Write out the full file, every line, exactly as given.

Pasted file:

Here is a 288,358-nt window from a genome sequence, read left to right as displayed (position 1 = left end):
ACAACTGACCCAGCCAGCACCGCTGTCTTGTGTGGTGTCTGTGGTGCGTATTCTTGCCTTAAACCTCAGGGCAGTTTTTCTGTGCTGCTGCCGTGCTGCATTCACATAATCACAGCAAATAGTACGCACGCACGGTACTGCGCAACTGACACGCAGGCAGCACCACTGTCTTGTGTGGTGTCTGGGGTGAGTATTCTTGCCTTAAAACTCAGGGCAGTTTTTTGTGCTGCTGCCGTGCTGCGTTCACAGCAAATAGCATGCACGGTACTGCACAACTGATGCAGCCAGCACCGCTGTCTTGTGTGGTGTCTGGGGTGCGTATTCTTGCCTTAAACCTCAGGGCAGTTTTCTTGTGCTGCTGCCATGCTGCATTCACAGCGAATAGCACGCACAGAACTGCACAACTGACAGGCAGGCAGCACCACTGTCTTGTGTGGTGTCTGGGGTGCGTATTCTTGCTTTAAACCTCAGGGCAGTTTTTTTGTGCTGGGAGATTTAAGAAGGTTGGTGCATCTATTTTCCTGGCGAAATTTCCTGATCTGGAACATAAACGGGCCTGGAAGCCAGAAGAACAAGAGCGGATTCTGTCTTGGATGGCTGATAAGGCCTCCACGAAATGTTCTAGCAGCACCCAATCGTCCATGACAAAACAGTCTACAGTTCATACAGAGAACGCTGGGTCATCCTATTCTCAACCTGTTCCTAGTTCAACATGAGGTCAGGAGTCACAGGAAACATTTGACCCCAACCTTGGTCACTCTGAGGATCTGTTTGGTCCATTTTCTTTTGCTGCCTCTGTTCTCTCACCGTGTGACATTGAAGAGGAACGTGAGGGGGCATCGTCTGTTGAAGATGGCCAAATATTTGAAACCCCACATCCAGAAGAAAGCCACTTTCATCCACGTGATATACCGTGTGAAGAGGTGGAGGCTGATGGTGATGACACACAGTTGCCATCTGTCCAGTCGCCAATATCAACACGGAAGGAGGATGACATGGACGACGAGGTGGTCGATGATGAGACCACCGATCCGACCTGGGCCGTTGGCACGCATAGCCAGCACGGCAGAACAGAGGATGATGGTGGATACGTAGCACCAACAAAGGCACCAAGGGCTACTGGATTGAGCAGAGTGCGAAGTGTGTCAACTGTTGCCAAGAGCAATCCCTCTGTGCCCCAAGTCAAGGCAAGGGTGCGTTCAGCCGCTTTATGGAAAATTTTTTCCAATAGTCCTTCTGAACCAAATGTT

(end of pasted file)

Here is a 288,358-nt window from a genome sequence, read left to right as displayed (position 1 = left end):
ACAACTGACCCAGCCAGCACCGCTGTCTTGTGTGGTGTCTGTGGTGCGTATTCTTGCCTTAAACCTCAGGGCAGTTTTTCTGTGCTGCTGCCGTGCTGCATTCACATAATCACAGCAAATAGTACGCACGCACGGTACTGCGCAACTGACACGCAGGCAGCACCACTGTCTTGTGTGGTGTCTGGGGTGAGTATTCTTGCCTTAAAACTCAGGGCAGTTTTTTGTGCTGCTGCCGTGCTGCGTTCACAGCAAATAGCATGCACGGTACTGCACAACTGATGCAGCCAGCACCGCTGTCTTGTGTGGTGTCTGGGGTGCGTATTCTTGCCTTAAACCTCAGGGCAGTTTTCTTGTGCTGCTGCCATGCTGCATTCACAGCGAATAGCACGCACAGAACTGCACAACTGACAGGCAGGCAGCACCACTGTCTTGTGTGGTGTCTGGGGTGCGTATTCTTGCTTTAAACCTCAGGGCAGTTTTTTTGTGCTGGGAGATTTAAGAAGGTTGGTGCATCTATTTTCCTGGCGAAATTTCCTGATCTGGAACATAAACGGGCCTGGAAGCCAGAAGAACAAGAGCGGATTCTGTCTTGGATGGCTGATAAGGCCTCCACGAAATGTTCTAGCAGCACCCAATCGTCCATGACAAAACAGTCTACAGTTCATACAGAGAACGCTGGGTCATCCTATTCTCAACCTGTTCCTAGTTCAACATGAGGTCAGGAGTCACAGGAAACATTTGACCCCAACCTTGGTCACTCTGAGGATCTGTTTGGTCCATTTTCTTTTGCTGCCTCTGTTCTCTCACCGTGTGACATTGAAGAGGAACGTGAGGGGGCATCGTCTGTTGAAGATGGCCAAATATTTGAAACCCCACATCCAGAAGAAAGCCACTTTCATCCACGTGATATACCGTGTGAAGAGGTGGAGGCTGATGGTGATGACACACAGTTGCCATCTGTCCAGTCGCCAATATCAACACGGAAGGAGGATGACATGGACGACGAGGTGGTCGATGATGAGACCACCGATCCGACCTGGGCCGTTGGCACGCATAGCCAGCACGGCAGAACAGAGGATGATGGTGGATACGTAGCACCAACAAAGGCACCAAGGGCTACTGGATTGAGCAGAGTGCGAAGTGTGTCAACTGTTGCCAAGAGCAATCCCTCTGTGCCCCAAGTCAAGGCAAGGGTGCGTTCAGCCGCTTTATGGAAAATTTTTTCCAATAGTCCTTCTGAACCAAATGTT